You’ll want to talk to your primary care doctor for in-depth discussions on your options for obesity surgery. What follows are commonly asked questions and a few quick answers to get you started with your doctor discussion.
1. What is the age limit for obesity surgery?
A team of health professionals – usually including a doctor, dietitian, psychologist and surgeon – will evaluate whether obesity surgery is appropriate for you. Although there’s no specific age limit for obesity surgery, the risks increase if you’re over age 65. The surgery remains controversial in people under age 18. Two helpful articles to read are: Adolescent Bariatric Surgery for Teens and Bariatric Surgery for Seniors.
2. Can you die having obesity surgery?
Obesity surgery is major surgery. For many people, it is a life saver. But it is not without risk and even the possibility of death. A study by the University of Washington found if a patient survived more than a year after the surgery, the benefits to her/his long-term health far outweigh the risks of the procedure. For more information, read How Safe Is Bariatric Surgery?
3. Which obesity surgery should I have?
There are several options for obesity surgery. Finding the right one for you is a combination of personal preference and specific health factors, as well as the opinion of your bariatric surgeon. Surgeries to research include gastric bypass, gastric sleeve, gastric band, and duodenal switch. I suggest you begin with my article, Which is the Best Bariatric Surgery for Me? Also, a Non-Surgical Gastric Balloon recently has been approved.
4. How do I find a surgeon to do my obesity surgery?
The American Society for Metabolic and Bariatric Surgery (ASMBS) has a searchable online database to help patients find bariatric surgeons, doctors and hospitals. The ASMBS has nearly 4,000 members including general surgeons and integrated healthcare professionals practicing in the field of metabolic and bariatric surgery. I also suggest reading, Choosing the Right Bariatric Surgeon.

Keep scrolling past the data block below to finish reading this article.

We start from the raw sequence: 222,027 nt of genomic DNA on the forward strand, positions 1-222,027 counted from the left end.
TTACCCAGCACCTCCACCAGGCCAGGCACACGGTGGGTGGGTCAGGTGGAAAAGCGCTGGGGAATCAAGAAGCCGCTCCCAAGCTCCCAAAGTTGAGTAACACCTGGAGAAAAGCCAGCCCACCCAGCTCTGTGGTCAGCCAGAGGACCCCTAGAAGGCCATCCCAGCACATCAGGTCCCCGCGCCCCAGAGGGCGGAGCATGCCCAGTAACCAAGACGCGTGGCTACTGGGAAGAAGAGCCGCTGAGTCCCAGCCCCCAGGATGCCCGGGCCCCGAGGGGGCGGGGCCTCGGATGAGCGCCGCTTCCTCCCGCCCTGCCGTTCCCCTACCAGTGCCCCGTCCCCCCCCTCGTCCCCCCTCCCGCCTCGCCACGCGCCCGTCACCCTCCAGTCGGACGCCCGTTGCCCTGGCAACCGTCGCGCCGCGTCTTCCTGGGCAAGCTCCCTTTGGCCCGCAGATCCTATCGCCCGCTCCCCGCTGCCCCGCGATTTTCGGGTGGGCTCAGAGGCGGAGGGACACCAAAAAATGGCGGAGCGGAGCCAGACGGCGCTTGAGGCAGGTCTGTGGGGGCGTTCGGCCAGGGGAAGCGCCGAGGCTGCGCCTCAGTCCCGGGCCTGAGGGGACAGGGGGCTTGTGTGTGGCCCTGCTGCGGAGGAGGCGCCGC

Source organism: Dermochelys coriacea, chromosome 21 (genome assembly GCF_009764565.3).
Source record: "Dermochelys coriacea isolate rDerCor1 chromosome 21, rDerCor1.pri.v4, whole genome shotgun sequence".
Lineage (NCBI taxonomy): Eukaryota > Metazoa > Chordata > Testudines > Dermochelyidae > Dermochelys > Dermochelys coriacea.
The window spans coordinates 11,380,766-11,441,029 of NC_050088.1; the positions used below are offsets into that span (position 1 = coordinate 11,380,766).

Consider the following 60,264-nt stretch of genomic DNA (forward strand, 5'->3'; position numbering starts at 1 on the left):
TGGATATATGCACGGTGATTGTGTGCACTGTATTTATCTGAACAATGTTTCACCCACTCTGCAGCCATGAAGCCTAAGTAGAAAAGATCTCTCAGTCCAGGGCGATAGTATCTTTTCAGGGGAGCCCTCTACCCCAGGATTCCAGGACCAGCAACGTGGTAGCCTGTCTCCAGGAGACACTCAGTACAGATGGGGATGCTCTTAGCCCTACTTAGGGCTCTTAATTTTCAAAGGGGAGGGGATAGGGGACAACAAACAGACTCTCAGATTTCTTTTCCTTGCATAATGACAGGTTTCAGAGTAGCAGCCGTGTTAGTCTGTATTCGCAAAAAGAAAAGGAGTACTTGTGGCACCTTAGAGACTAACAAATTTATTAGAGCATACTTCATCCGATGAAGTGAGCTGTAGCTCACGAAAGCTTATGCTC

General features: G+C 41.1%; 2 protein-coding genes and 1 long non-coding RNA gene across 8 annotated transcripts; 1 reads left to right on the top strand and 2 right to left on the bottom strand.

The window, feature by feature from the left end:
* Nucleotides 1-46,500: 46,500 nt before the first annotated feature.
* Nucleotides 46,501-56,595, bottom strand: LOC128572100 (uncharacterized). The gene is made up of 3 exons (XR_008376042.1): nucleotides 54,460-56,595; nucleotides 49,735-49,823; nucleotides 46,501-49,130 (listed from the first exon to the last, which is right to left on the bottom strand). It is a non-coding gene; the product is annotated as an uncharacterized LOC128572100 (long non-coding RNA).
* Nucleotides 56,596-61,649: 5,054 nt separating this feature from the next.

5. Will doctors perform obesity surgery for reduced or no fee?
The Weight Loss Surgery Foundation of American offers full and partial grants every year and they are now accepting applications. Begin the process by reading their procedures How to Apply for a Grant.
6. Does Medicare cover obesity surgery?
Medicare qualified patients are Medicare beneficiaries who have a BMI greater than 35, have at least one co-morbidity related to obesity, have been unsuccessful in other weight-loss treatments, and surgery is considered a medical necessity. Approval for weight loss surgery is reviewed on a patient by patient basis. Learn more about Weight Loss Surgery Insurance Coverage.
7. Insurance denied my obesity surgery. What can I do?
If you are denied, you have the right to appeal. First, get the reason for your denial in writing. Your insurance company will have appeal guidelines. Contact them for the information and follow the protocol. Read Bariatric Surgery Insurance Appeal to better understand the process.
8. Will I need plastic surgery if I have obesity surgery?
The consequence of sagging skin after massive weight loss from obesity surgery is the result of prolonged stretching of the skin over time from morbid obesity. Post bariatric plastic surgery is the only way to remove this excess skin. But doing so is elective, and often plastic surgery is not covered by insurance. Learn more in my article, “Why Get Plastic Surgery after Weight Loss.”
9. Can I have obesity surgery redone if I regain weight?
Your options are partly limited by the type of obesity surgery that you had to begin with, as well as other factors. There are a few options for revision surgery: band over bypass (LAP-BAND or Realize Band), revision to distal gastric bypass (if your previous surgery was proximal gastric bypass), revision to gastric sleeve, revision to duodenal switch.
10. Are there online obesity support groups for people who are having/have had surgery?
BariatricPal, ObesityHelp, and Thinner Times are a few of the most widely used online support groups for obesity surgery patients. These community are very active, and there are dedicated groups for each of the different surgical procedures.
Living larger than ever,
My Bariatric Life